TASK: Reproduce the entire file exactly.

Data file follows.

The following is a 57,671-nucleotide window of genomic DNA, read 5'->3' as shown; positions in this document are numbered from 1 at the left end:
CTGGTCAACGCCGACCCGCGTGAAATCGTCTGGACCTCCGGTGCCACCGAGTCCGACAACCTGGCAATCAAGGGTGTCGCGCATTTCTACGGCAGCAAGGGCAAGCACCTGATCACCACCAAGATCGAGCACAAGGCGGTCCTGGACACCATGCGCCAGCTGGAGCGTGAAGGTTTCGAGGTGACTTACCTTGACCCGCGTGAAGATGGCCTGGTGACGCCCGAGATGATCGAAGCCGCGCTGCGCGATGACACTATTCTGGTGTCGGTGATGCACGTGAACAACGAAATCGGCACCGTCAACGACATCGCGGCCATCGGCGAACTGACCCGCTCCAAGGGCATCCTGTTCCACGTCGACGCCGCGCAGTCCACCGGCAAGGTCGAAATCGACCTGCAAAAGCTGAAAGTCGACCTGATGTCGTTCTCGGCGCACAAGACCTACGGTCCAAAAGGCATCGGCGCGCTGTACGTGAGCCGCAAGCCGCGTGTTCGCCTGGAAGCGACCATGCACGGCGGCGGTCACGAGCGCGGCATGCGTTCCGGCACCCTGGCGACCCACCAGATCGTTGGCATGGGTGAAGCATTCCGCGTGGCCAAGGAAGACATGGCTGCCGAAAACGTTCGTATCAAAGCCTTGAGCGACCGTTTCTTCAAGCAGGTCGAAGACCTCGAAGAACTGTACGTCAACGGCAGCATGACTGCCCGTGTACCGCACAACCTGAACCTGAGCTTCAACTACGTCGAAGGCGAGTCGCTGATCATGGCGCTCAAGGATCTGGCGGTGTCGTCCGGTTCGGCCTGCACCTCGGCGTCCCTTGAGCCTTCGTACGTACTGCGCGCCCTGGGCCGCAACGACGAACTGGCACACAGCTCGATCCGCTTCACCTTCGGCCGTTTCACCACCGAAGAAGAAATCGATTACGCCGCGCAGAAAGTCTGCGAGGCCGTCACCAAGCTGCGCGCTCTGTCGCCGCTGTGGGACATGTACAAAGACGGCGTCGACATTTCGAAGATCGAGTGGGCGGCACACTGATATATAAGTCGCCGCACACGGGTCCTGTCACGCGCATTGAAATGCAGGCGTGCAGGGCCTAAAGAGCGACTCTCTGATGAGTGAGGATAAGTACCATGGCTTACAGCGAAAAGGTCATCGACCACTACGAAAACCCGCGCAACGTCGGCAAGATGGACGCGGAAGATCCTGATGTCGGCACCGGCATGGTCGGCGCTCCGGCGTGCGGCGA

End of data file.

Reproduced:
The following is a 57,671-nucleotide window of genomic DNA, read 5'->3' as shown; positions in this document are numbered from 1 at the left end:
CTGGTCAACGCCGACCCGCGTGAAATCGTCTGGACCTCCGGTGCCACCGAGTCCGACAACCTGGCAATCAAGGGTGTCGCGCATTTCTACGGCAGCAAGGGCAAGCACCTGATCACCACCAAGATCGAGCACAAGGCGGTCCTGGACACCATGCGCCAGCTGGAGCGTGAAGGTTTCGAGGTGACTTACCTTGACCCGCGTGAAGATGGCCTGGTGACGCCCGAGATGATCGAAGCCGCGCTGCGCGATGACACTATTCTGGTGTCGGTGATGCACGTGAACAACGAAATCGGCACCGTCAACGACATCGCGGCCATCGGCGAACTGACCCGCTCCAAGGGCATCCTGTTCCACGTCGACGCCGCGCAGTCCACCGGCAAGGTCGAAATCGACCTGCAAAAGCTGAAAGTCGACCTGATGTCGTTCTCGGCGCACAAGACCTACGGTCCAAAAGGCATCGGCGCGCTGTACGTGAGCCGCAAGCCGCGTGTTCGCCTGGAAGCGACCATGCACGGCGGCGGTCACGAGCGCGGCATGCGTTCCGGCACCCTGGCGACCCACCAGATCGTTGGCATGGGTGAAGCATTCCGCGTGGCCAAGGAAGACATGGCTGCCGAAAACGTTCGTATCAAAGCCTTGAGCGACCGTTTCTTCAAGCAGGTCGAAGACCTCGAAGAACTGTACGTCAACGGCAGCATGACTGCCCGTGTACCGCACAACCTGAACCTGAGCTTCAACTACGTCGAAGGCGAGTCGCTGATCATGGCGCTCAAGGATCTGGCGGTGTCGTCCGGTTCGGCCTGCACCTCGGCGTCCCTTGAGCCTTCGTACGTACTGCGCGCCCTGGGCCGCAACGACGAACTGGCACACAGCTCGATCCGCTTCACCTTCGGCCGTTTCACCACCGAAGAAGAAATCGATTACGCCGCGCAGAAAGTCTGCGAGGCCGTCACCAAGCTGCGCGCTCTGTCGCCGCTGTGGGACATGTACAAAGACGGCGTCGACATTTCGAAGATCGAGTGGGCGGCACACTGATATATAAGTCGCCGCACACGGGTCCTGTCACGCGCATTGAAATGCAGGCGTGCAGGGCCTAAAGAGCGACTCTCTGATGAGTGAGGATAAGTACCATGGCTTACAGCGAAAAGGTCATCGACCACTACGAAAACCCGCGCAACGTCGGCAAGATGGACGCGGAAGATCCTGATGTCGGCACCGGCATGGTCGGCGCTCCGGCGTGCGGCGA